The Iowa Nutrient Reduction Strategy (INRS) includes very little regulation. In fact, one of its selling points is that, for non-point sources such as farms, its recommendations for reducing nutrient loads in Iowa’s surface waters are completely voluntary.
But for point sources, such as wastewater treatment plants and certain industries, the strategy does include some regulation. This disparate approach has been the subject of criticism, notably from the Des Moines Water Works, but the Iowa Department of Natural Resources maintains that the INRS creates a better regulatory environment than sweeping federal standards would.
Adam Schneiders with Iowa DNR’s Water Quality Bureau says it works like this: some municipal wasterwater treatment facilities and industries are mentioned by name in the Iowa Nutrient Reduction Strategy. Those will be required to perform a feasibility study examining lower nutrient discharge when they renew their wastewater discharge permit through the Iowa DNR, a process that usually occurs one every five years. The facilities that appear by name in the strategy were selected by the DNR because they discharge over one million gallons of water per day. Conceivably, a facility operating on such a scale could handle the financial side of reducing nutrient loads.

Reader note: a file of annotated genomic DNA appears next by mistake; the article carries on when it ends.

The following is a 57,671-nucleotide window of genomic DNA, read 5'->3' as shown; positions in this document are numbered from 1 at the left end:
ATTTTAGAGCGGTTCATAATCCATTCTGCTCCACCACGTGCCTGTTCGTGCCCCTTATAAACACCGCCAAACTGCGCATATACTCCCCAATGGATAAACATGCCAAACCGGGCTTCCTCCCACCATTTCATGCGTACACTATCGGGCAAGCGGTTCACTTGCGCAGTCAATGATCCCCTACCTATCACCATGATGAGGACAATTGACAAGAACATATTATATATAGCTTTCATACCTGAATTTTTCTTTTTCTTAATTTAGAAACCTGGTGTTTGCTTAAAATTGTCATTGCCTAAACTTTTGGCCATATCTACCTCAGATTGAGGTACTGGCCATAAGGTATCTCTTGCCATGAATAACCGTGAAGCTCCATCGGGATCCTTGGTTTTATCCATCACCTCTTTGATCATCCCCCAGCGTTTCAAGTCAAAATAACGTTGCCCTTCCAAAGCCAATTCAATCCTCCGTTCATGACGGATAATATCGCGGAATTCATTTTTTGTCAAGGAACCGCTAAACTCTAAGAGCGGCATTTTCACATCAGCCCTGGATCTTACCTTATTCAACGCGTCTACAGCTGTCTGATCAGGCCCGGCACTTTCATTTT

But what if it can’t? Schneiders says that, after the feasibility study, the facilities will implement their own recommendations for a year, at the end of which time Iowa DNR will set reachable discharge limits. This turns the normal limits-first permitting process on its head, and, Schneiders says, takes advantage of the average lifespan of a wastewater treatment facility – 20 years.
Some of these plants lend themselves to be retrofitted very easily, and in some cases, they may actually be able to save money by changing some of those operations, they may be able to get some of these, the nitrogen removal and the phosphorus removal just by tweaking things, because their plants are designed in a flexible way, and they can save money because they’re not using blowers or certain electricity costs.
So, who knows what may come out of it? It’s an exciting time to see what’s possible.
Ideally for Iowa DNR, limits set by the facilities themselves on a case-by-case basis and the opportunity to save money will make nutrient reduction on the part of point sources more attractive than a mandate from EPA.